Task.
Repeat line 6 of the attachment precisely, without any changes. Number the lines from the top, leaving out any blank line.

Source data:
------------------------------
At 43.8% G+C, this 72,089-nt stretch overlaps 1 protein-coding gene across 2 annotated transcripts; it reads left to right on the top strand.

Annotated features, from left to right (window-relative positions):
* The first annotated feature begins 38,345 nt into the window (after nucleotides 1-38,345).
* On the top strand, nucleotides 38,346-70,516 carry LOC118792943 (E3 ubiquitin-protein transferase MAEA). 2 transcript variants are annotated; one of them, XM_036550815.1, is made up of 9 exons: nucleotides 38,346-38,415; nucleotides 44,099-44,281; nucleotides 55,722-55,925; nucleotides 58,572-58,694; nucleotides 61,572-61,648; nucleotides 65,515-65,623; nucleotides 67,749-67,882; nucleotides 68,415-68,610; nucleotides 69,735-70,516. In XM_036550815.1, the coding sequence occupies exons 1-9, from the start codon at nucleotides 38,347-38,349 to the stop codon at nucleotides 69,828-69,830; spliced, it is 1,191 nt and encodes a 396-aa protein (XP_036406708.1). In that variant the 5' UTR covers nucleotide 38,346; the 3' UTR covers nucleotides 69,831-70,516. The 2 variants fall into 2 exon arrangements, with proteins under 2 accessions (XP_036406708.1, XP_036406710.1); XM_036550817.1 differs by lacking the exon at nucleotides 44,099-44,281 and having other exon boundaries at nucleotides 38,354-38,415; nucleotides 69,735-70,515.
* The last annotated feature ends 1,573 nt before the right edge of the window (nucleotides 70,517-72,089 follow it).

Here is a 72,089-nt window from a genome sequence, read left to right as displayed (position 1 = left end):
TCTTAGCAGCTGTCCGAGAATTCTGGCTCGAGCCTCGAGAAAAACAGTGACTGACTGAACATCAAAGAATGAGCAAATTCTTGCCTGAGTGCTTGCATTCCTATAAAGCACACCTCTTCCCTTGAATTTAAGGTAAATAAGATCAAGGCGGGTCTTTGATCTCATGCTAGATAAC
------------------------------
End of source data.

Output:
Here is a 72,089-nt window from a genome sequence, read left to right as displayed (position 1 = left end):